DevOps is growing up. Gone are the years where any discussion about DevOps was preceded by an explanation of what DevOps, Shift Left, and Agile actually were. As the collective understanding deepens through practice, I think we can agree that DevOps is finally established. Indeed, the global DevOps market is predicted to be worth $15 billion by 2026. What are the big trends to watch out for in 2020?
Digital Transformation is Changing DevOps Metrics
Quality at speed has been a DevOps mantra for years. When organizations wanted to demonstrate improvement as a result of DevOps, they often used speed metrics (release frequency, for instance). Forrester sees “business value” overtaking “velocity” as the primary metric of DevOps success, which tallies with Apexon’s own experiences with our customer base. While demonstrations of speed are a good indicator of agility, for customer-obsessed enterprises in the process of digital transformation, other metrics, such as customer satisfaction, are becoming more relevant.
1. Destination: Cloud
Cloud-native, hybrid cloud, multi-cloud, public cloud. Whichever route you take, your infrastructure and operations are heading to the cloud. That is because the cloud ecosystem is seen as the only way to handle modern applications and workloads at scale, especially as many of those are now cloud-native themselves. AWS, Azure and Google Cloud are all growing at a phenomenal rate. By 2022, Gartner says up to 60 percent of organizations will use an external service provider’s cloud-managed service offering. Gartner also identifies cloud computing as one of the top three investment areas for CIOs in 2020. The rush to cloud is a no brainer when you consider how it facilitates business agility in the digital age through continuous delivery. In parallel, containers and microservices have rapidly become fundamental to building and deploying DevOps. From a hiring perspective, these skills are hotly sought after, and perhaps it is also no wonder that attendance at events like KubeCon is gathering pace. As a result of microservices adoption, enterprises should expect to engage with service meshes in 2020 if they have not already done so. These help address management challenges associated with distributed environments.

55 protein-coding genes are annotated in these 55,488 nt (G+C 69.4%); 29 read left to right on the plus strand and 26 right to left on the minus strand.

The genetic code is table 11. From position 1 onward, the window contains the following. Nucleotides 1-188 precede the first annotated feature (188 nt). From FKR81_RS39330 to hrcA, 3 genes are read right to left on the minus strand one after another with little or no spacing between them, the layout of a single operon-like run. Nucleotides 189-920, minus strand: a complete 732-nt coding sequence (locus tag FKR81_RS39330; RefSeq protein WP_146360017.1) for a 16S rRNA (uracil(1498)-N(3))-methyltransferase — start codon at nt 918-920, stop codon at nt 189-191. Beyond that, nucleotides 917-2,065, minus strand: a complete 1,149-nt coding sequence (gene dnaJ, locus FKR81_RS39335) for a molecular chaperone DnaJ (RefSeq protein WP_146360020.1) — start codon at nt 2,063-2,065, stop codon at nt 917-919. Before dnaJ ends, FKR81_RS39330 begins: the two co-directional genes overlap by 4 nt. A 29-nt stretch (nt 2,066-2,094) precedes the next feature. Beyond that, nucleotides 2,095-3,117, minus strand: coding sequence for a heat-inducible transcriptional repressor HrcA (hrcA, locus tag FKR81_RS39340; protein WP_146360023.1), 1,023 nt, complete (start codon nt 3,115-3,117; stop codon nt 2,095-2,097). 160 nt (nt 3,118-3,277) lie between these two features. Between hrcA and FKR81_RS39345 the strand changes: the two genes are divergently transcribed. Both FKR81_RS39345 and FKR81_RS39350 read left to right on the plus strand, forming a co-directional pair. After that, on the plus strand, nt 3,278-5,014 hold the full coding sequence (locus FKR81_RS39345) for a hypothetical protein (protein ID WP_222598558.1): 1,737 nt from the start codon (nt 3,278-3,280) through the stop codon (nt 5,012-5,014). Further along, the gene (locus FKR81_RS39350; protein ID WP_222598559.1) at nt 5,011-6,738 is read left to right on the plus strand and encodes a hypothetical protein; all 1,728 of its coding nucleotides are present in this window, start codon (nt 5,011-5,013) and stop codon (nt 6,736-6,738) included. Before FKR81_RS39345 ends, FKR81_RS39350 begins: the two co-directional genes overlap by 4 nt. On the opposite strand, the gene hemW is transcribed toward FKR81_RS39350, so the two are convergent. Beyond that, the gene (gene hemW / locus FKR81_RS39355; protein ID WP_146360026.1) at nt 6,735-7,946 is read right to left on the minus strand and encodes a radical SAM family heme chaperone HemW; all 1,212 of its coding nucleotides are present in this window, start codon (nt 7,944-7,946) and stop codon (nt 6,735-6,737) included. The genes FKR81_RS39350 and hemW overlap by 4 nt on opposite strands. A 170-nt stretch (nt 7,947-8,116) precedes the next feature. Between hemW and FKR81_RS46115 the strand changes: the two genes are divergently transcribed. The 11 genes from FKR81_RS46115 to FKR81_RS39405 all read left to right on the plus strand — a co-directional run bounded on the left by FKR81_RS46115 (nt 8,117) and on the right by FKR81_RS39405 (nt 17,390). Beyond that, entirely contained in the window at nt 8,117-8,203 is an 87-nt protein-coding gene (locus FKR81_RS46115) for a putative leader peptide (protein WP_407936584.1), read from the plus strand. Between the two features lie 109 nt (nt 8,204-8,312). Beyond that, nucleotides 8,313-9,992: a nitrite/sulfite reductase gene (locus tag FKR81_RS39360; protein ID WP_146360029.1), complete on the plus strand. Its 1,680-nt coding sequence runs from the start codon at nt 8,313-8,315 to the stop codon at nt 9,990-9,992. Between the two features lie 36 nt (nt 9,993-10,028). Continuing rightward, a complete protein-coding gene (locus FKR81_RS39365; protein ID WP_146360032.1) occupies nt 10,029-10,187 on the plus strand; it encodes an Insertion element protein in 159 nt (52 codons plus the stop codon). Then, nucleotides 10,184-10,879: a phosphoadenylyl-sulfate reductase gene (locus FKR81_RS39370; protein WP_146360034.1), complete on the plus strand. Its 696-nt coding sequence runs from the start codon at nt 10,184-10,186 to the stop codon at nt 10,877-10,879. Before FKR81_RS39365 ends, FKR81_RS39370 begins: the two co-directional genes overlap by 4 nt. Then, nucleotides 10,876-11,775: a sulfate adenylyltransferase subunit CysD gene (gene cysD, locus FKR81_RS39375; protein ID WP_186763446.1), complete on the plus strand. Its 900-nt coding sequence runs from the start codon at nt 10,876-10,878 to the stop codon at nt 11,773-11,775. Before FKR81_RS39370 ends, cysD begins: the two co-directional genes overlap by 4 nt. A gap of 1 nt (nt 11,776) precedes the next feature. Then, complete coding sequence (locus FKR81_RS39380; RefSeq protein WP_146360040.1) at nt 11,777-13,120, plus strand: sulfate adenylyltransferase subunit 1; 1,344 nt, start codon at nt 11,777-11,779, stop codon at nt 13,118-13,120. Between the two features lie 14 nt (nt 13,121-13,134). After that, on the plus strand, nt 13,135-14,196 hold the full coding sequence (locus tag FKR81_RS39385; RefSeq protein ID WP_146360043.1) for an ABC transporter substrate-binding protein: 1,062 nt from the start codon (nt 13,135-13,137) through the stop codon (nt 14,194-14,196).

2. Deploy DevOps at Scale
DevOps momentum is building. The DevOps market is growing at nearly 20 percent CAGR. Not only are organizations trying new DevOps initiatives, but they are also under pressure to scale existing projects fast. To date, cloud-based initiatives have enjoyed relatively high investment, but cost scrutiny will kick in as those initiatives start to scale.
Low- and no-code development platforms will flourish as they enable both citizen developers and pros to focus on the issues they really want to solve. We are on the cusp of a new era of innovation in enterprises. This digital creativity will not be confined to the software team or other technical specialists, which may represent a challenging shift in perspective for many organizations. They’ll also need to address the issue of managing a proliferation of new digital initiatives without adding unnecessarily to the overall complexity of the IT environment.